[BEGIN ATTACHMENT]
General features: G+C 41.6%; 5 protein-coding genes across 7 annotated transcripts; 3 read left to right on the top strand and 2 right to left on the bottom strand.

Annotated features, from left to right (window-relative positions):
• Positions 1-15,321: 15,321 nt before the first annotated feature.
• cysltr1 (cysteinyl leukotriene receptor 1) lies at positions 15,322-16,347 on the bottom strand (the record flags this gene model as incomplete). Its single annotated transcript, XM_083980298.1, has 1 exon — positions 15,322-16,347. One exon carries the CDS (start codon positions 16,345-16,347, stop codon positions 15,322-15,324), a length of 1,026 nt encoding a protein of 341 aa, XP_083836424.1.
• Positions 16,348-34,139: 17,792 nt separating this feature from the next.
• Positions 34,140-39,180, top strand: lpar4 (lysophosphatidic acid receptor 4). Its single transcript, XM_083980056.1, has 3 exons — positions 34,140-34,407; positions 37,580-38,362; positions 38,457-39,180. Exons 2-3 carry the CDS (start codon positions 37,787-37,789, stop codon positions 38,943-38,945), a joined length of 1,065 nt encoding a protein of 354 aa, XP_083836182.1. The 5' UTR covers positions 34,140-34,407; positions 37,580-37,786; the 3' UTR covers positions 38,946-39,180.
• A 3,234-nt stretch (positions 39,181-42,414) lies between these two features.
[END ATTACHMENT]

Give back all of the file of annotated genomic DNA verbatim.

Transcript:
General features: G+C 41.6%; 5 protein-coding genes across 7 annotated transcripts; 3 read left to right on the top strand and 2 right to left on the bottom strand.

Annotated features, from left to right (window-relative positions):
• Positions 1-15,321: 15,321 nt before the first annotated feature.
• cysltr1 (cysteinyl leukotriene receptor 1) lies at positions 15,322-16,347 on the bottom strand (the record flags this gene model as incomplete). Its single annotated transcript, XM_083980298.1, has 1 exon — positions 15,322-16,347. One exon carries the CDS (start codon positions 16,345-16,347, stop codon positions 15,322-15,324), a length of 1,026 nt encoding a protein of 341 aa, XP_083836424.1.
• Positions 16,348-34,139: 17,792 nt separating this feature from the next.
• Positions 34,140-39,180, top strand: lpar4 (lysophosphatidic acid receptor 4). Its single transcript, XM_083980056.1, has 3 exons — positions 34,140-34,407; positions 37,580-38,362; positions 38,457-39,180. Exons 2-3 carry the CDS (start codon positions 37,787-37,789, stop codon positions 38,943-38,945), a joined length of 1,065 nt encoding a protein of 354 aa, XP_083836182.1. The 5' UTR covers positions 34,140-34,407; positions 37,580-37,786; the 3' UTR covers positions 38,946-39,180.
• A 3,234-nt stretch (positions 39,181-42,414) lies between these two features.